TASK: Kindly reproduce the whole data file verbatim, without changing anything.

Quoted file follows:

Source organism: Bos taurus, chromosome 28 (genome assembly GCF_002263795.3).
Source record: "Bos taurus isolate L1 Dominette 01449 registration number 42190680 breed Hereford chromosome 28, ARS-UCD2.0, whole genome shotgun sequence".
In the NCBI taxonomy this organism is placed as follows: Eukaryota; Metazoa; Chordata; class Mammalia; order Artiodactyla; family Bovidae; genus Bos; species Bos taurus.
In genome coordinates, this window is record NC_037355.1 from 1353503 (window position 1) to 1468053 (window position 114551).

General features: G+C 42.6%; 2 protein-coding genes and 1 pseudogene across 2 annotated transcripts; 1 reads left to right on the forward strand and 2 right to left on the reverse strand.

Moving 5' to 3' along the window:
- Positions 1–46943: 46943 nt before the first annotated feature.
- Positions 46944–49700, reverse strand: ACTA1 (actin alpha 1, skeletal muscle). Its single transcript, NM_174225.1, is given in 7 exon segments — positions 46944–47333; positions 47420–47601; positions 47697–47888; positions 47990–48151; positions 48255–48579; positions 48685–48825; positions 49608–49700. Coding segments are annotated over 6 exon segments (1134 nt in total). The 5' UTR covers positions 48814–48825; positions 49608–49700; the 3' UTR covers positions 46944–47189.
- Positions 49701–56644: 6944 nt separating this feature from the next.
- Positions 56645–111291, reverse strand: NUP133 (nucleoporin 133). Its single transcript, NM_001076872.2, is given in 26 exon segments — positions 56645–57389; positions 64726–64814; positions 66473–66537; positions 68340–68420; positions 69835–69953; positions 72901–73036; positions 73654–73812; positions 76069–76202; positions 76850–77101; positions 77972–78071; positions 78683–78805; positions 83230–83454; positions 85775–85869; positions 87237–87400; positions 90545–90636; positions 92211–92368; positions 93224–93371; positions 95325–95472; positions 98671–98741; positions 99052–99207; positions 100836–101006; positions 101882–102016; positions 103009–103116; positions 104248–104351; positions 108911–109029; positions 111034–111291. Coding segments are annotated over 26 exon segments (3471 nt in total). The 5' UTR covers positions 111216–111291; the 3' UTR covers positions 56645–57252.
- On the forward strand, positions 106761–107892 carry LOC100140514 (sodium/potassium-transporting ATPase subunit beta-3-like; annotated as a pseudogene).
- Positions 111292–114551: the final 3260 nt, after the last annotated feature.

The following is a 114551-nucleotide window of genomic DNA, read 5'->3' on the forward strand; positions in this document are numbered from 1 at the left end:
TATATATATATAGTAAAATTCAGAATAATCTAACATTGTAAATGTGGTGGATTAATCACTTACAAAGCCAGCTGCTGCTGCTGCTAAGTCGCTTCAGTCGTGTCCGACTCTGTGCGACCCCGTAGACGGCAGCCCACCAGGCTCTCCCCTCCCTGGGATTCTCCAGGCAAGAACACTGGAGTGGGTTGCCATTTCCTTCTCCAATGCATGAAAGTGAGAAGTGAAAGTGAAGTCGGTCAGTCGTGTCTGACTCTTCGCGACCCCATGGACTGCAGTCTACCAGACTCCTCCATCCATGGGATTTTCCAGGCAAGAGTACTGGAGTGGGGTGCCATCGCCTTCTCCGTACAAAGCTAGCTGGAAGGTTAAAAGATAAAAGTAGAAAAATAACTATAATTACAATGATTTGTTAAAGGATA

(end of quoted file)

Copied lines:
Source organism: Bos taurus, chromosome 28 (genome assembly GCF_002263795.3).
Source record: "Bos taurus isolate L1 Dominette 01449 registration number 42190680 breed Hereford chromosome 28, ARS-UCD2.0, whole genome shotgun sequence".
In the NCBI taxonomy this organism is placed as follows: Eukaryota; Metazoa; Chordata; class Mammalia; order Artiodactyla; family Bovidae; genus Bos; species Bos taurus.
In genome coordinates, this window is record NC_037355.1 from 1353503 (window position 1) to 1468053 (window position 114551).

General features: G+C 42.6%; 2 protein-coding genes and 1 pseudogene across 2 annotated transcripts; 1 reads left to right on the forward strand and 2 right to left on the reverse strand.

Moving 5' to 3' along the window:
- Positions 1–46943: 46943 nt before the first annotated feature.
- Positions 46944–49700, reverse strand: ACTA1 (actin alpha 1, skeletal muscle). Its single transcript, NM_174225.1, is given in 7 exon segments — positions 46944–47333; positions 47420–47601; positions 47697–47888; positions 47990–48151; positions 48255–48579; positions 48685–48825; positions 49608–49700. Coding segments are annotated over 6 exon segments (1134 nt in total). The 5' UTR covers positions 48814–48825; positions 49608–49700; the 3' UTR covers positions 46944–47189.
- Positions 49701–56644: 6944 nt separating this feature from the next.
- Positions 56645–111291, reverse strand: NUP133 (nucleoporin 133). Its single transcript, NM_001076872.2, is given in 26 exon segments — positions 56645–57389; positions 64726–64814; positions 66473–66537; positions 68340–68420; positions 69835–69953; positions 72901–73036; positions 73654–73812; positions 76069–76202; positions 76850–77101; positions 77972–78071; positions 78683–78805; positions 83230–83454; positions 85775–85869; positions 87237–87400; positions 90545–90636; positions 92211–92368; positions 93224–93371; positions 95325–95472; positions 98671–98741; positions 99052–99207; positions 100836–101006; positions 101882–102016; positions 103009–103116; positions 104248–104351; positions 108911–109029; positions 111034–111291. Coding segments are annotated over 26 exon segments (3471 nt in total). The 5' UTR covers positions 111216–111291; the 3' UTR covers positions 56645–57252.
- On the forward strand, positions 106761–107892 carry LOC100140514 (sodium/potassium-transporting ATPase subunit beta-3-like; annotated as a pseudogene).
- Positions 111292–114551: the final 3260 nt, after the last annotated feature.

The following is a 114551-nucleotide window of genomic DNA, read 5'->3' on the forward strand; positions in this document are numbered from 1 at the left end:
TATATATATATAGTAAAATTCAGAATAATCTAACATTGTAAATGTGGTGGATTAATCACTTACAAAGCCAGCTGCTGCTGCTGCTAAGTCGCTTCAGTCGTGTCCGACTCTGTGCGACCCCGTAGACGGCAGCCCACCAGGCTCTCCCCTCCCTGGGATTCTCCAGGCAAGAACACTGGAGTGGGTTGCCATTTCCTTCTCCAATGCATGAAAGTGAGAAGTGAAAGTGAAGTCGGTCAGTCGTGTCTGACTCTTCGCGACCCCATGGACTGCAGTCTACCAGACTCCTCCATCCATGGGATTTTCCAGGCAAGAGTACTGGAGTGGGGTGCCATCGCCTTCTCCGTACAAAGCTAGCTGGAAGGTTAAAAGATAAAAGTAGAAAAATAACTATAATTACAATGATTTGTTAAAGGATA